Bechdel Test Movie List

/bech·del test/ n.
1. It has to have at least two [named] women in it
2. Who talk to each other
3. About something besides a man

[[3]] Elysium (2013) [imdb]

This movie passed 3 of 3 tests. It was entered by James on 2013-08-10 17:15:51.



James said:
This movie was a dubious pass. It has two major female characters played by Alice Braga and Jodie Foster and they do have a scene together. But in that sequence one has been incapacitated and barely speaks.

Alice Braga's daughter is in the movie but only as a plot device that is never characterized and is never given anything interesting to say or do. She only has token interactions with her own mother, and spends most of the third act

Jodie Foster is certainly the most powerful figure in the narrative, but she's also the villain.

So dubious pass, although not especially progressive or offensive when it comes to gender politics.
Message posted on 2013-08-10 17:15:51
Becky said:
Why would it be dubious? Whether you disliked the lack of development/exploration of Matilda's character, it doesn't change the fact that she was still a named woman who had a conversation with another named woman (her mother, Frey).

There's nothing dubious about this. The film passes all three tests.
Message posted on 2013-08-12 02:03:11
James said:
I considered it a dubious pass because all the interactions between named female characters are token.

When Alice Braga and Jodie Foster are in the locker together they don't really talk to each other, as Foster is injured such that she can barely speak. Braga's daughter has a brief conversation with Matt Damon's character, but her scenes with Braga herself don't have any meaningful dialogue.

I don't feel like this movie passes the spirit of the test.

Message posted on 2013-08-15 16:48:28
Raf said:
Nothing wrong with Foster being a baddy, baddies are usually the most interesting and characterised characters!
Message posted on 2013-08-20 03:59:45
TS said:
There's absolutely nothing dubious here, Elysium clearly passes the test. In addition to the scene between Foster and Braga mentioned above, Braga's character Frey and her daughter Matilda have a conversation in the hospital about going home, which is brief but there is no time requirement in the Bechdel test. The Frey/Matilda scene in the hospital meets all the requirements: 1) Two named women 2) have a conversation 3) about something other than a man. Thus Elysium passes the test unambiguously.

I tend to see quite a few comments from people like James on this site and they seem to miss the entire point of the Bechdel test. The test is not meant to be a judgment of how progressive an individual movie is toward women, nor is it supposed to be hard to pass. It is intentionally designed to be a very low bar to clear in order to show a general pattern of Hollywood's inability to depict women on screen at even the most basic level. Elysium just barely clears this bar, yes, but it clears the bar without a doubt.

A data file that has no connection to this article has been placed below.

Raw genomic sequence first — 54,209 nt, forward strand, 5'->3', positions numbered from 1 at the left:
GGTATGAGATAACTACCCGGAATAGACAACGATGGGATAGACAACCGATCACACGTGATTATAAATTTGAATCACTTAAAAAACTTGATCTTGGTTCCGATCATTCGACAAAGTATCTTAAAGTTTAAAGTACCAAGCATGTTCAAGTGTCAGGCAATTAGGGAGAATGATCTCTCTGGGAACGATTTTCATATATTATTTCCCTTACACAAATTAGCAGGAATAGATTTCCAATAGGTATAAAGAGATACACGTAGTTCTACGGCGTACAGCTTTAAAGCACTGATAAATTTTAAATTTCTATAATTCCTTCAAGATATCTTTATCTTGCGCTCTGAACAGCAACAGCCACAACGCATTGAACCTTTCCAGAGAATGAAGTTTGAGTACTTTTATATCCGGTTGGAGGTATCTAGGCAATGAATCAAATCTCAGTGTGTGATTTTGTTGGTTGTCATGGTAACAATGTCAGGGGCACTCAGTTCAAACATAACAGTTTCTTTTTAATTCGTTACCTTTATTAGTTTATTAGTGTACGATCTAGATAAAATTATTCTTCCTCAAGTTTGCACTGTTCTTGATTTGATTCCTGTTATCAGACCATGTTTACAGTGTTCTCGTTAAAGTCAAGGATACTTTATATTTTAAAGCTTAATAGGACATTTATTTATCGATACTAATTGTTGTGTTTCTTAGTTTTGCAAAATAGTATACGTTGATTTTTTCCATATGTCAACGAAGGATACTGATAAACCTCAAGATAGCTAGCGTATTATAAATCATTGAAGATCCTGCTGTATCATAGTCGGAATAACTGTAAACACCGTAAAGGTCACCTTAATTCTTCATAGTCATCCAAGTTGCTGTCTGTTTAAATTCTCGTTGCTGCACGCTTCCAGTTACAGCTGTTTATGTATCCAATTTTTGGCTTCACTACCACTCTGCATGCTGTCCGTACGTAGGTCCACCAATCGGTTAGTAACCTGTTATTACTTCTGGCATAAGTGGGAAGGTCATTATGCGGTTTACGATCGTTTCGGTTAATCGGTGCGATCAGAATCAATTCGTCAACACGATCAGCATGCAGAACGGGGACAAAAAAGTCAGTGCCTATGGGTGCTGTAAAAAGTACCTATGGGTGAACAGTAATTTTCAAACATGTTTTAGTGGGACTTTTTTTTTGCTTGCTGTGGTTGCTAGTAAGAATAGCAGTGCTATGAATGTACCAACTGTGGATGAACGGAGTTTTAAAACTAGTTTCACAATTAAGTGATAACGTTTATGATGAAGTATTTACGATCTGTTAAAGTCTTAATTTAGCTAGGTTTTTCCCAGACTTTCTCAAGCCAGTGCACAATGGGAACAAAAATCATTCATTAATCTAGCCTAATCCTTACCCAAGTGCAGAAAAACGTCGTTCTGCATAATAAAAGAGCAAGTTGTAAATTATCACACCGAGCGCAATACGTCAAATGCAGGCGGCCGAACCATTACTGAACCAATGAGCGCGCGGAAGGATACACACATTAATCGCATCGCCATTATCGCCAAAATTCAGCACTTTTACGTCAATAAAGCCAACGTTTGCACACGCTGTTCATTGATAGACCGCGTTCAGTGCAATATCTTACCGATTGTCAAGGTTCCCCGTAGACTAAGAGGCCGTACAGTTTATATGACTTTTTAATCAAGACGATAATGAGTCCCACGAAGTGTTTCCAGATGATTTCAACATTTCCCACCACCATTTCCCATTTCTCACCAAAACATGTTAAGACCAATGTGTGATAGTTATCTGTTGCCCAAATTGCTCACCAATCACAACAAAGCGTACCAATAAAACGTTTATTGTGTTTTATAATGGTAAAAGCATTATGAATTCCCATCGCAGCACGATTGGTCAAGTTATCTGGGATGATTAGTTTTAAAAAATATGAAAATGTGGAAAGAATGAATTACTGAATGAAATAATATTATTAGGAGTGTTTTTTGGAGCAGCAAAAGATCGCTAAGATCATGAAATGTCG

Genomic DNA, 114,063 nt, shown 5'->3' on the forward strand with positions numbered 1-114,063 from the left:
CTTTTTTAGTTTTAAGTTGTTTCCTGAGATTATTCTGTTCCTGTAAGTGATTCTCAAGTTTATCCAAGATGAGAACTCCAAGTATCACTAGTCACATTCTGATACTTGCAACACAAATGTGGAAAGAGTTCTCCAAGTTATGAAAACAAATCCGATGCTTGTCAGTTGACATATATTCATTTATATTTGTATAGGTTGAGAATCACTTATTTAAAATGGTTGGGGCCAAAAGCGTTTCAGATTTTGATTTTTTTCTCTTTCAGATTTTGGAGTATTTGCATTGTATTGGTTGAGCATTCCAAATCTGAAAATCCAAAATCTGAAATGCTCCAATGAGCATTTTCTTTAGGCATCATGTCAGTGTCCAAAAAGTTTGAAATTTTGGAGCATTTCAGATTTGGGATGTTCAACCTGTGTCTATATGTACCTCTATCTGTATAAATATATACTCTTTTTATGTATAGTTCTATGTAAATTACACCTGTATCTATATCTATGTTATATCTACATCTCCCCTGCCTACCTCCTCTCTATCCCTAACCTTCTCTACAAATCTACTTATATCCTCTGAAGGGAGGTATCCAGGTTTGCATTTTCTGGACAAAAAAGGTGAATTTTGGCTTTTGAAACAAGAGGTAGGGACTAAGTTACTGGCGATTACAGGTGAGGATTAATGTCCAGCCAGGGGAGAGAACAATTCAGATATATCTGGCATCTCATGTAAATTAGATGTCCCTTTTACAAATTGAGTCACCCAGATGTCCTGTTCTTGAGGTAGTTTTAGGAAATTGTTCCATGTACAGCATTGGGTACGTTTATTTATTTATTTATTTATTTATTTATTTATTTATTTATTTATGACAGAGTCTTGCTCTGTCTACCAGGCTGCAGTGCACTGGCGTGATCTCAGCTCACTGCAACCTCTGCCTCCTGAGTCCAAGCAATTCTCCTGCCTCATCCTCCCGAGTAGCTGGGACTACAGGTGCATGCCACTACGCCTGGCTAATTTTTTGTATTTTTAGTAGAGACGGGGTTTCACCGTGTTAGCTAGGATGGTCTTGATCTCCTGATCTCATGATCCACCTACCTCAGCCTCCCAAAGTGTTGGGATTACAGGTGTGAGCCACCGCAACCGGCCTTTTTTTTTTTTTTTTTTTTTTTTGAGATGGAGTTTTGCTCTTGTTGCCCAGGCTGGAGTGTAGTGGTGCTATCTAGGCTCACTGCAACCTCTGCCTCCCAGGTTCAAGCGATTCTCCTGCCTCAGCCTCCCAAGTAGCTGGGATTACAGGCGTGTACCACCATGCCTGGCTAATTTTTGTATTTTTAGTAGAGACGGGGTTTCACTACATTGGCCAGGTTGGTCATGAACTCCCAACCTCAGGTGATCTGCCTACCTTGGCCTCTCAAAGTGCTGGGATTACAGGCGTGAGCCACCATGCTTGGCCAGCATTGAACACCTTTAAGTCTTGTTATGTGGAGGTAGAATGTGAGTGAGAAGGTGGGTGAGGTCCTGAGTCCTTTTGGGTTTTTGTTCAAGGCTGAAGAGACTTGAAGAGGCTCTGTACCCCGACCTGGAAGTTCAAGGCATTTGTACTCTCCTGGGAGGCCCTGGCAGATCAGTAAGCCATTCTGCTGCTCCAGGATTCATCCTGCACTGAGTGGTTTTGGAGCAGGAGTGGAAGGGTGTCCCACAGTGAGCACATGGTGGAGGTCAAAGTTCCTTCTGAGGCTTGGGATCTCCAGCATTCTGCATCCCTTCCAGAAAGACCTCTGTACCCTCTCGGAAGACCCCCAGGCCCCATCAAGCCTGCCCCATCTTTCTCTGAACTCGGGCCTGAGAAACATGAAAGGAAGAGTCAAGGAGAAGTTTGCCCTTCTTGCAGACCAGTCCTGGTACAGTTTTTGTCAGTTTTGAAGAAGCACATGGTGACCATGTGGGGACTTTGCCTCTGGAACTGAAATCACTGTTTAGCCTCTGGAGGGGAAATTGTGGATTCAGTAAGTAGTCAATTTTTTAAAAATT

Message posted on 2013-08-22 00:14:53
Beaumain said:
James' rating shows just how misunderstood Bechdel test is. Elysium passed the test with two pairs of characters.
Message posted on 2013-08-25 22:26:46
neil (webmaster) said:
I've removed the dubious flag.
Message posted on 2013-08-26 05:53:18
James said:
I wasn't saying that the movie was bad, overtly sexist, or even failed the test.

I'm also not even suggesting that an individual movie needs to pass to qualify as being good or progressive.

Many of my favorite movies fail the test and I wouldn't change a frame. I'm pretty sure The Hurt Locker fails all three tests.

Pacific Rim was the biggest face down fail of the summer but it is not like its one female character is reduced to being the hero's reward for killing scores of aliens at the end.

I pegged Elysium as dubious because I felt there wasn't enough meaningful female interaction for it to pass the "spirit" of the test in my opinion. Maybe I'll need to watch it again when it comes out on DVD, because I honestly don't remember a real conversation between Alice Braga and her daughter.

And ideally I feel the Bechdel Test is best used as a platform to analyze female representation in movies overall.

A movie can pass or fail the objective tests without any regard its actual service to female characters.

And "analysis" isn't the same as strict up or down judgement.

Foster as the antagonist and Braga as the romantic interest are just points of interest to me as I meditate on the state of female roles in movies.

I don't want it sound like I think women can't be evil in movies. Just that I mark that kind of thing as a point of interest when watching movies under the context of the Bechdel Test and gender representation.

A movie with a sexist stereotype as the antagonist would get a different reaction from me completely.

And as I also pointed out, this movie also casts a woman as the story's key political player and another as its moral center.

And it's about class discrimination for crying out loud.
Message posted on 2013-08-29 11:22:06